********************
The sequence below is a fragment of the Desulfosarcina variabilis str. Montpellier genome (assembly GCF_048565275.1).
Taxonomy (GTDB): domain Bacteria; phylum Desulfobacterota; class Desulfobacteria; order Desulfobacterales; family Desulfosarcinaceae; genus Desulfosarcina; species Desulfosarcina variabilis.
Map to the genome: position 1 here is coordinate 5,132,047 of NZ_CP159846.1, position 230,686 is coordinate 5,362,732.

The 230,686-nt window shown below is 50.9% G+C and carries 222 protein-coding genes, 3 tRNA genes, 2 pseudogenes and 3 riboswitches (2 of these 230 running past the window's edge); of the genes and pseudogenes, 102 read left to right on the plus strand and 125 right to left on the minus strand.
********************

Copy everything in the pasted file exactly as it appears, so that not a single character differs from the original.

The sequence below is a fragment of the Desulfosarcina variabilis str. Montpellier genome (assembly GCF_048565275.1).
Taxonomy (GTDB): domain Bacteria; phylum Desulfobacterota; class Desulfobacteria; order Desulfobacterales; family Desulfosarcinaceae; genus Desulfosarcina; species Desulfosarcina variabilis.
Map to the genome: position 1 here is coordinate 5,132,047 of NZ_CP159846.1, position 230,686 is coordinate 5,362,732.

The 230,686-nt window shown below is 50.9% G+C and carries 222 protein-coding genes, 3 tRNA genes, 2 pseudogenes and 3 riboswitches (2 of these 230 running past the window's edge); of the genes and pseudogenes, 102 read left to right on the plus strand and 125 right to left on the minus strand.